Sincerely,

The Undersigned (list in progress; affiliation information for identification purposes only) 

Ammiel Alcalay, Professor of Comparative Literature, Hebrew, and Middle Eastern Studies, Queens College and The Graduate Center

Linda Martín Alcoff, Professor of Philosophy, Hunter College and The Graduate Center

Anthony Alessandrini, Professor of English, Kingsborough Community College, and Middle Eastern Studies, The Graduate Center

Meena Alexander, Distinguished Professor of English, Hunter College and The Graduate Center

Jay Arena, Associate Professor of Sociology & Anthropology, College of Staten Island

Talal Asad, Distinguished Professor of Anthropology Emeritus, The Graduate Center

Moustafa Bayoumi, Professor of English, Brooklyn College

Avram Bornstein, Associate Professor of Anthropology, John Jay College and The Graduate Center

Renate Bridenthal, Professor of History (retired), Brooklyn College

Matt Brim, Associate Professor of Queer Studies, College of Staten Island

Jonathan Buchsbaum, Professor of Media Studies, Queens College, and Film Studies, The Graduate Center

Susan Buck-Morss, Distinguished Professor of Political Science, The Graduate Center

Amy Chazkel, Associate Professor of History, Queens College and The Graduate Center

Grace Cho, Associate Professor of Sociology & Anthropology, College of Staten Island

Samir Chopra, Professor of Philosophy, Brooklyn College and The Graduate Center

Kandice Chuh, Professor of English, The Graduate Center

Blanche Wiesen Cook, Distinguished Professor of History, John Jay College and the Graduate Center

Paisley Currah, Professor of Political Science and Women’s & Gender Studies, Brooklyn College and The Graduate Center

Omar Dahbour, Professor of Philosophy, Hunter College and The Graduate Center

Ashley Dawson, Professor of English, College of Staten Island and The Graduate Center

Hester Eisenstein, Professor of Sociology, Queens College and The Graduate Center; Acting Director of the Women's and Gender Studies Program

Elazar Elhanan, Assistant Professor of Classical and Modern Languages and Literatures, City College

Alexander Elinson, Associate Professor of Arabic Language and Literature, Hunter College

Joseph Entin, Associate Professor of English, Brooklyn College

Sujatha Fernandes, Professor of Sociology, Queens College and The Graduate Center

Johanna Fernandez, Assistant Professor of History, Baruch College

Michelle Fine, Distinguished Professor of Critical Psychology, The Graduate Center

Erik Eliav Freas, Assistant Professor of History, Borough of Manhattan Community College

Nicholas Freudenberg, Distinguished Professor of Public Health, CUNY School of Public Health and The Graduate Center

Jennifer Gaboury, Full-Time Lecturer and Advictor, Women and Gender Studies Program, Hunter College

Jeremy M. Glick, Associate Professor of English, Hunter College

Tami Gold, Professor of Integrated Media Arts, Hunter College

Ozlem Goner, Assistant Professor of Sociology and Anthropology, College of Staten Island

Samira Haj, Professor of Middle East History, College of Staten Island and The Graduate Center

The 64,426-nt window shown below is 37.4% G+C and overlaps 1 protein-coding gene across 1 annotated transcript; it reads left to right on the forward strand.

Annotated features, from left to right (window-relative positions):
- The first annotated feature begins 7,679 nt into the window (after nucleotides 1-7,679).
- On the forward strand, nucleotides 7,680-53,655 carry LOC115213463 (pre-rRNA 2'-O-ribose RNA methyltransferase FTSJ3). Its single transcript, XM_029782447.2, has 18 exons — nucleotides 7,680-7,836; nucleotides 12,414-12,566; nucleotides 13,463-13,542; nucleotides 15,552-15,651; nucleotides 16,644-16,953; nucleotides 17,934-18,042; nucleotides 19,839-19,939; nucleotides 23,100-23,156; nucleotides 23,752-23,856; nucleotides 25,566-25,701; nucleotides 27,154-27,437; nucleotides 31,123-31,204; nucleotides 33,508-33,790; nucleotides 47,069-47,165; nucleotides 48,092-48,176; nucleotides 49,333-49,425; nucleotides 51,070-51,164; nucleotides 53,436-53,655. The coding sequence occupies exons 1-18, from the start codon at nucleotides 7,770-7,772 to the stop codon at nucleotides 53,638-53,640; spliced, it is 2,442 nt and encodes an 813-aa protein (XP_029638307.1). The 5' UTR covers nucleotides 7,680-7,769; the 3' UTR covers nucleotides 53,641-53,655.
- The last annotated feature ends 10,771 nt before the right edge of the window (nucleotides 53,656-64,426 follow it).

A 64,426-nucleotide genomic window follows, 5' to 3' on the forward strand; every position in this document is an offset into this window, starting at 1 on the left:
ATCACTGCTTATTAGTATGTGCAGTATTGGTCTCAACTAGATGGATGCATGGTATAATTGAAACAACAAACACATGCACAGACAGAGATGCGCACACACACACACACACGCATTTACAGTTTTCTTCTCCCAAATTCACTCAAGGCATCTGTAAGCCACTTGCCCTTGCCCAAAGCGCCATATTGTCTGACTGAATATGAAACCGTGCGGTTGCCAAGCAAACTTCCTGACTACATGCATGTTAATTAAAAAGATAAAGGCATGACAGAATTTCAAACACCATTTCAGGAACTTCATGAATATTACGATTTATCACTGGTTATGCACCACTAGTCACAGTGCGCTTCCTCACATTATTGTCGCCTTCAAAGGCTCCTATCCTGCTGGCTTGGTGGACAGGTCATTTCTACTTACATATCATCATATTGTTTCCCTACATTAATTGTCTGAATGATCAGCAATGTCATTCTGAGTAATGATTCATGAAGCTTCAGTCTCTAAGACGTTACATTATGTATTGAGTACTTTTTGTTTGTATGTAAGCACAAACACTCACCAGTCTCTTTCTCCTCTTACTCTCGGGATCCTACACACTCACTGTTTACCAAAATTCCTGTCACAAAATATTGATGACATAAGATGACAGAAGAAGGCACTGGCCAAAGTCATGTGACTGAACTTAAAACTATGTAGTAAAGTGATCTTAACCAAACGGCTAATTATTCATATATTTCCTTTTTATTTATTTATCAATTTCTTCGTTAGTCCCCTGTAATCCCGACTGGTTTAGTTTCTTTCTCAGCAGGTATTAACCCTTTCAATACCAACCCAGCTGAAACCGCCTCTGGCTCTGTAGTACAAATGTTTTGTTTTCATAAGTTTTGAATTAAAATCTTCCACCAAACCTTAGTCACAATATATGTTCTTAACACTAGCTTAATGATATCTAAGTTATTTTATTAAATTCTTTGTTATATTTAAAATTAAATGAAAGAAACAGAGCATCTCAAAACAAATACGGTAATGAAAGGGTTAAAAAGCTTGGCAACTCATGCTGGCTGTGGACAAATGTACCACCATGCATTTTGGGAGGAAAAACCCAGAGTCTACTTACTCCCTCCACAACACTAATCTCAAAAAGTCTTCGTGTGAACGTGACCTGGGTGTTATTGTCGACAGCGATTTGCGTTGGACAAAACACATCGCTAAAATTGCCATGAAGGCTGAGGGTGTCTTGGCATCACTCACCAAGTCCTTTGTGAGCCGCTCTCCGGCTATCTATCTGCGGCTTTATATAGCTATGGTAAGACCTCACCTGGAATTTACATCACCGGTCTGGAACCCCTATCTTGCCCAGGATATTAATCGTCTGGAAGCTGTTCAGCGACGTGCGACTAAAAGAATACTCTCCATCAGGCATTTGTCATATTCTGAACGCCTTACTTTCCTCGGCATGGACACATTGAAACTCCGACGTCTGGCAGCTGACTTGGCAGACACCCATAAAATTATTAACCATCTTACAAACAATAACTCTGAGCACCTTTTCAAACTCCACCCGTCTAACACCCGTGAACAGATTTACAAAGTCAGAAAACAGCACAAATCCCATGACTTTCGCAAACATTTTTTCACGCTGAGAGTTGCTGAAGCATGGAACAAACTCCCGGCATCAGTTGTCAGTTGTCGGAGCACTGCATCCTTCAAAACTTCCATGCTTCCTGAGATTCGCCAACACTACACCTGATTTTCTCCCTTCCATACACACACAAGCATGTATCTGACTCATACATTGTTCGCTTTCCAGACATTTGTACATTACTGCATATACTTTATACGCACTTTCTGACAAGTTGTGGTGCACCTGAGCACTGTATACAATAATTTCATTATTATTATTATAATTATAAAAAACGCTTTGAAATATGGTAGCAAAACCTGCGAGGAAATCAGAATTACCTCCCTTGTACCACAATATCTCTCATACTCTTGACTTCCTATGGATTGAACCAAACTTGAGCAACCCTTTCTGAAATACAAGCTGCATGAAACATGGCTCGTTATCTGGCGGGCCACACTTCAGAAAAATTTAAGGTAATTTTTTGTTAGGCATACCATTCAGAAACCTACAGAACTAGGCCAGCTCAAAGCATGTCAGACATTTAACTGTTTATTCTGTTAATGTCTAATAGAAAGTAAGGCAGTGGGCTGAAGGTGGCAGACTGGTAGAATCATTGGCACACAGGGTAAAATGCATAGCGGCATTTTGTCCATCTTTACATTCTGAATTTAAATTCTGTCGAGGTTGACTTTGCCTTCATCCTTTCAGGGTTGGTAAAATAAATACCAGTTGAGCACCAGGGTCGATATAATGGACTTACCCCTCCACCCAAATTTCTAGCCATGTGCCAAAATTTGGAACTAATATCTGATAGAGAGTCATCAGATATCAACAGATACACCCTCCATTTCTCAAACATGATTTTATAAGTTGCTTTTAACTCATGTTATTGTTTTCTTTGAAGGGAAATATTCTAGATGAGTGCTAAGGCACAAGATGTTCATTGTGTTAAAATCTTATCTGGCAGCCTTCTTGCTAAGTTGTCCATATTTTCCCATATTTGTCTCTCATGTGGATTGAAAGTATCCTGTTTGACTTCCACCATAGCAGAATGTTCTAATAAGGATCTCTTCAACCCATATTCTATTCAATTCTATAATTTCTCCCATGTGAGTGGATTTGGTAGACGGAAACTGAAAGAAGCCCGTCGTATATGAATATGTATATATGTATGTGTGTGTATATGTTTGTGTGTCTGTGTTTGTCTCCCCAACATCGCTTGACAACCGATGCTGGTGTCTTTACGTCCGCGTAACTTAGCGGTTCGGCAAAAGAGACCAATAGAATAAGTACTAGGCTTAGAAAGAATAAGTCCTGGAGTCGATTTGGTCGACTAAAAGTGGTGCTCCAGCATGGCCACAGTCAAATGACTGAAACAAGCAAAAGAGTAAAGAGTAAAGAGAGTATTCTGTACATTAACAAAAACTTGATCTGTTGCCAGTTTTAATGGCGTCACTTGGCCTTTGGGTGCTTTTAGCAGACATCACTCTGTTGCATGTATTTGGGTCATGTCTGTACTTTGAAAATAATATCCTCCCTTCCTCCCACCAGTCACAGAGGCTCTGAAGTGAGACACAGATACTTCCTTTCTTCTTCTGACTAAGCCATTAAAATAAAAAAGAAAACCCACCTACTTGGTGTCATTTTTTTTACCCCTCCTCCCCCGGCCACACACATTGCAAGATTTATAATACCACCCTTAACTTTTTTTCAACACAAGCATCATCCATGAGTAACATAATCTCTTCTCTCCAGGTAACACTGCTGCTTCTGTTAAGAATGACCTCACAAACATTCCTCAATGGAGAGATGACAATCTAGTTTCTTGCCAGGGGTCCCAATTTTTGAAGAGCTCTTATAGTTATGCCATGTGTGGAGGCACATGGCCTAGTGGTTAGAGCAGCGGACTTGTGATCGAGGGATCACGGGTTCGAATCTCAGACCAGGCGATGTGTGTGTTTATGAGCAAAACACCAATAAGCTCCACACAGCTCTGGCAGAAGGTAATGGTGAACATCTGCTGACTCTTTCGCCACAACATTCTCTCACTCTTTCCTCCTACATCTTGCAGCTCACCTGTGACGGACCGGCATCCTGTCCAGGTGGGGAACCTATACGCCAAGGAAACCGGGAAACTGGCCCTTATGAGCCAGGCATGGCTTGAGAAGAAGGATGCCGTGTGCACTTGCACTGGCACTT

Jean Halley, Associate Professor of Sociology and Chairperson of Sociology and Anthropology, College of Staten Island

David Harvey, Distinguished Professor of Anthropology and Geography, The Graduate Center

Ron Hayduk, Professor of Political Science, Queens College

Maria Hernandez-Ojeda, Associate Professor of Spanish, Hunter College

Stephen Leberstein, Professor (retired), Center for Worker Education/History, City College

Gerald Markowitz, Distinguished Professor of History, John Jay College and The Graduate Center

Karen Miller, Professor of History, LaGuardia Community College and The Graduate Center

Feisal G. Mohamed, Professor of English, The Graduate Center

Immanuel Ness, Professor of Political Science, Brooklyn College

Marcia Newfield, Adjunct Lecturer of English, Borough of Manhattan Community College

Mojubaolu Olufunke Okome, Professor of Political Science, Brooklyn College

Rupal Oza, Associate Professor of Women and Gender Studies, Hunter College, and Earth and Environmental Studies, The Graduate Center

Rosalind Petchesky, Distinguished Professor of Political Science Emerita, Hunter College and The Graduate Center

John P. Pittman, Associate Professor of Philosophy, John Jay College

Catherine Raissiguier, Professor of Women and Gender Studies, Hunter College

Corey Robin, Professor of Political Science, Brooklyn College and The Graduate Center

Christa Salamandra, Associate Professor of Anthropology, Lehman College and The Graduate Center

Naomi Schiller, Assistant Professor of Anthropology, Brooklyn College

Emily Schnee, Associate Professor of English, Kingsborough Community College

Sarah Schulman, Distinguished Professor of English, College of Staten Island

Jillian Schwedler, Professor of Political Science, Hunter College and The Graduate Center

Jonathan Shannon, Professor of Anthropology, Hunter College and The Graduate Center

Carol Smith, Associate Professor (retired), SEEK Program, City College

Robyn Spencer, Associate Professor of History, Lehman College

Pamela Sporn, Adjunct Assistant Professor, Department of Film and Media, Hunter College

Christopher Stone, Associate Professor of Arabic, Hunter College, and Middle Eastern Studies, The Graduate Center

Laura Tanenbaum, Associate Professor of English, LaGuardia Community College

Saadia Toor, Associate Professor of Sociology & Anthropology, College of Staten Island, and Women’s and Gender Studies, The Graduate Center

Dominic Wetzel, Assistant Professor of Sociology, Kingsborough Community College

Susan Woodward, Professor of Political Science, The Graduate Center